# Analysis of power amplifier bias circuit: does it need to be thermally bonded?

I'm in the process of building a medium power amplifier for the 20m band (14MHz) and I'm experimenting with bias circuits. The amplifier is a classic BJT push-pull arrangement with a transformer input having a centre tapped secondary into which the bias is fed.

I've come across the bias circuit shown below and I've been using it with mixed results.

simulate this circuit – Schematic created using CircuitLab

One thing I haven't done is thermally bonded the controlling transistor (Q2 above) to the power transistor heatsink (I should clarify that this is the heatsink for the push-pull power transistors and not Q1 shown above) and I wanted to generate an expression that would indicate how the output (Vout) changes with the temperature of Q2. I always find these coupled transistor circuits difficult to analyze, but I've arrived at an expression for VE that I find interesting.

$$V_{b1}=V_{cc} - I_c R_c$$

$$V_{E} = V_{b1} - V_{be1} = V_{cc} - I_c R_c - V_{be1}$$

$$I_{c} = I_{b2}\beta_2$$

$$I_{b2} = (V_{E} - V_{be2})/R_{b} - V_{be2}/R_{\text{adj}}$$

If I combine these expressions into an equation for VE, I get:

$$V_E = \frac{V_{cc}+V_{be2}(\beta_2 R_c R_t)-V_{be1}}{\beta_2 R_c R_{\text{adj}} + 1}$$ where $$\R_t = R_b + R_{\text{adj}}\$$

If we assume the Rt is equal to Radj and neglect the + 1 in the denominator, then as Q2's beta rises due to temperature, the value of VE would seem to drive towards Vbe2. Do I have that right?

But, Vbe2 is decreasing as a result of the rise in temperature. Does this suggest that Q2 should be thermally bonded?

• But Q2 is not used for the bias purpose but as short circuit protection (overcurrent protection).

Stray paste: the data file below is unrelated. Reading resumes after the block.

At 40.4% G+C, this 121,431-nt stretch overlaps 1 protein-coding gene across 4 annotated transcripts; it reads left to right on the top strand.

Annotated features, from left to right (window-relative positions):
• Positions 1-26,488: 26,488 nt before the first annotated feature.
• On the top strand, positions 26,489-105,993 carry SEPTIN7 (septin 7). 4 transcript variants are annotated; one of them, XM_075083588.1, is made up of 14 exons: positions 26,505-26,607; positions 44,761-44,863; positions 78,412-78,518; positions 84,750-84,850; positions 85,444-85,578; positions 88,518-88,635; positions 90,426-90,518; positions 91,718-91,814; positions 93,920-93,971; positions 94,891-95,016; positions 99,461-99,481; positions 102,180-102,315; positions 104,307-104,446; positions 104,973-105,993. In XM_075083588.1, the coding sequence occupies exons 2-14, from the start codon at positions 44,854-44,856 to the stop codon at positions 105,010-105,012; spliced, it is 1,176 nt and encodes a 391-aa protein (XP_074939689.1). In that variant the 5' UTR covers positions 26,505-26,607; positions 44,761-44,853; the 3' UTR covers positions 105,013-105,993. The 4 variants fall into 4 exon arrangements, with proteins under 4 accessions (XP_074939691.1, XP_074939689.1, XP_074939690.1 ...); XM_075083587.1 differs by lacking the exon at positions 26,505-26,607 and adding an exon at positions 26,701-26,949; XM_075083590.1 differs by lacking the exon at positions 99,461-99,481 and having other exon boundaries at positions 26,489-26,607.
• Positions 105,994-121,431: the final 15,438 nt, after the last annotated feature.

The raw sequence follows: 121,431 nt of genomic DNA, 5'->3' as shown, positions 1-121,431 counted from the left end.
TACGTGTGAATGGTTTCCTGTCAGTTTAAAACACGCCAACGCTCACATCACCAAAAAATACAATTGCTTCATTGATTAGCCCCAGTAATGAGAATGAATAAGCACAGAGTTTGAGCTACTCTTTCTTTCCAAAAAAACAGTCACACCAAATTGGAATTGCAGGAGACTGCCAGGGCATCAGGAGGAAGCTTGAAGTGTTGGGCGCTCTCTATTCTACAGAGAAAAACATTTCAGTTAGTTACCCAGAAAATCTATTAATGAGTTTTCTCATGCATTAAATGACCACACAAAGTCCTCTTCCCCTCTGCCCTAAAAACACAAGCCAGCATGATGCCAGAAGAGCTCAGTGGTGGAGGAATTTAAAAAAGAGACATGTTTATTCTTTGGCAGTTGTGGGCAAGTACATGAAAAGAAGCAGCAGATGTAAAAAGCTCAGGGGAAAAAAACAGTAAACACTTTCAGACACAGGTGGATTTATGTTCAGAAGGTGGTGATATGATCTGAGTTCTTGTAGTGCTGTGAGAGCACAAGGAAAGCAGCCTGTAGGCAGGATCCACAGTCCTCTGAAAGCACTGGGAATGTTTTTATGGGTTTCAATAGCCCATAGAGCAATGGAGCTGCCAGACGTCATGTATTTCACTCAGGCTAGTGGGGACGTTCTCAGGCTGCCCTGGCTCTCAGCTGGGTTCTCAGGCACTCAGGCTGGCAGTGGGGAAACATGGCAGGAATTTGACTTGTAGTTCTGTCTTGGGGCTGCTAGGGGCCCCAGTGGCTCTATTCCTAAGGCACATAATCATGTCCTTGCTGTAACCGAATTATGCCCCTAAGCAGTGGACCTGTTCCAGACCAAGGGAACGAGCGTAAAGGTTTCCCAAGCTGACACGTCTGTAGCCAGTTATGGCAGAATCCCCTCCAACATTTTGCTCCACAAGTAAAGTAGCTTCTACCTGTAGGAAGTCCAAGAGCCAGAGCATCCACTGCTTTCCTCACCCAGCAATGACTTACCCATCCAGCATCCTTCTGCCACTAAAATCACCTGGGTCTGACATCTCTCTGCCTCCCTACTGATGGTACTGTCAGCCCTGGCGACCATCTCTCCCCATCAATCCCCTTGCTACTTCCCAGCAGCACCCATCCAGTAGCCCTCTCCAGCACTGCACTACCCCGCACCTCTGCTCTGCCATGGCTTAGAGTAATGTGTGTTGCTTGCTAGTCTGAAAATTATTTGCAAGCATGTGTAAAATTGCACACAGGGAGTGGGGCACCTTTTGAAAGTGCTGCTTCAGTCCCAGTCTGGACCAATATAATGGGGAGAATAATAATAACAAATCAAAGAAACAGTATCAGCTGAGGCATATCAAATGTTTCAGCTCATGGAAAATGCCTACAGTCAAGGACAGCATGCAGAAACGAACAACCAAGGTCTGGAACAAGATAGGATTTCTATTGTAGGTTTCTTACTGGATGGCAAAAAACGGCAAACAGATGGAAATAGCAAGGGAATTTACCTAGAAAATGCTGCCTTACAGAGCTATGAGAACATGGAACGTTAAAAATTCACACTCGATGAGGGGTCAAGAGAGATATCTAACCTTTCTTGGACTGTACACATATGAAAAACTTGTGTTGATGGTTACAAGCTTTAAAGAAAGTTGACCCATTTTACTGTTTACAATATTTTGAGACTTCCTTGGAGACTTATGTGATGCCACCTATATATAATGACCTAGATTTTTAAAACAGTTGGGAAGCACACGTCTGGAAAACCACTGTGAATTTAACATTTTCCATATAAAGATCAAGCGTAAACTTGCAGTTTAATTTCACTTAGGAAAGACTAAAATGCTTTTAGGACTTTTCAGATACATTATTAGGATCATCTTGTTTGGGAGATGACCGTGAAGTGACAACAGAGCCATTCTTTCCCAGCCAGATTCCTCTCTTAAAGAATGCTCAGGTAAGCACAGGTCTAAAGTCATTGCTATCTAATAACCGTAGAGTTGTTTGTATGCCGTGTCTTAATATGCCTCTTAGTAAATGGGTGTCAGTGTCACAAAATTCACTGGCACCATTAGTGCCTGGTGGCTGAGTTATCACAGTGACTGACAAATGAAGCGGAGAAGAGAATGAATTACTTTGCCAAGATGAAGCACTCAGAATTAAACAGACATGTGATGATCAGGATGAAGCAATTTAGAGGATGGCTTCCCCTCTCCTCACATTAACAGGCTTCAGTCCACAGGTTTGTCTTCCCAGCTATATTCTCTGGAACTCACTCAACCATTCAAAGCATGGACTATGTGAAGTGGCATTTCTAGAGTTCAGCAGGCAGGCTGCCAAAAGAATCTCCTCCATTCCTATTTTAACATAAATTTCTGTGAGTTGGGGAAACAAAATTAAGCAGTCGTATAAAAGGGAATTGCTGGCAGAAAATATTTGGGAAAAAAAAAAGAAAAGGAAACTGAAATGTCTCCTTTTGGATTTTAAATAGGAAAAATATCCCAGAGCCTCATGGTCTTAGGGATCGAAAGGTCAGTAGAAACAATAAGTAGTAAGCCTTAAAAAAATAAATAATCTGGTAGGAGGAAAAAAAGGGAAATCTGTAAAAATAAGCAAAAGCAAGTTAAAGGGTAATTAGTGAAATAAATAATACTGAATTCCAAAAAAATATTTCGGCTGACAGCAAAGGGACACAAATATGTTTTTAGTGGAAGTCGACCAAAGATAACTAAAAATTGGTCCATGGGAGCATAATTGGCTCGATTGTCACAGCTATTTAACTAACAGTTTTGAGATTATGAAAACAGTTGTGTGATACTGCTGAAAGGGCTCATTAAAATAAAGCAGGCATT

– G36
Nov 23, 2021 at 16:37
• @G36 That makes it sound like Q2 is off until it's needed in some over-current mode. But, the circuit acts more like a regulator: Q1 controls Q2, which controls Q1, etc. I guess what I'm asking is if bolting Q2 to the main power transistor heatsink will help avoid thermal runaway in the PA (additional to its inherent regulation). Nov 23, 2021 at 16:53
• Can you show me a circuit diagram? Because I never saw this type of biasing in the push-pull stage. How is it supposed to work in push-pull? The emitter follower is not a constant current source. So, how can the output voltage increase, if Q2 will limit the output current to bias level?
– G36
Nov 23, 2021 at 17:14
• LTspice says that variations of VE(out) are caused by temperature of Q1(2N3904) and very, very little by temperature of Q2(TIP31). Nov 23, 2021 at 17:30
• Sorry for confusion: Yes, Q2(2N3904) should be not just on the heatsink - I'd try to thermally bond it to the metal tab of the classAB transistor, or as near as you can. There may be thermal gradients that don't have time to settle to steady-state during short-term testing for run-away. I think there is little chance of over-compensating if thermal coupling is too close. Nov 23, 2021 at 18:19

Don't depend on beta changing with temperature; it's too unpredictable. Best to assume beta is infinite initially and then analyze the effects of (negligible) base current.

If VE is considered an output, its value is VBE(Q2)*(RADJ+RB)/RADJ. If you want this to track some other circuits, then Q2 needs to be thermally coupled to them. Q1 is not particularly critical in the circuit.

Base current of Q2 (approximately VC/RC/beta) might be about 13.7/820/50 = 300 uA. 300 uA in RB (100 Ω) is 30 mV -- this variation is negligible in your circuit.

• I think your 2nd paragraph addresses my main concern. Intuitively speaking, if the Ic of Q2 rises due to an increase in temperature (external to Q2), then the voltage on the base of Q1 falls: which reduces the current flowing from VE (important for a bias circuit). I just wanted to make sure that by bolting Q2 to the heatsink I don't inadvertently create a positive feedback system!! Nov 23, 2021 at 17:16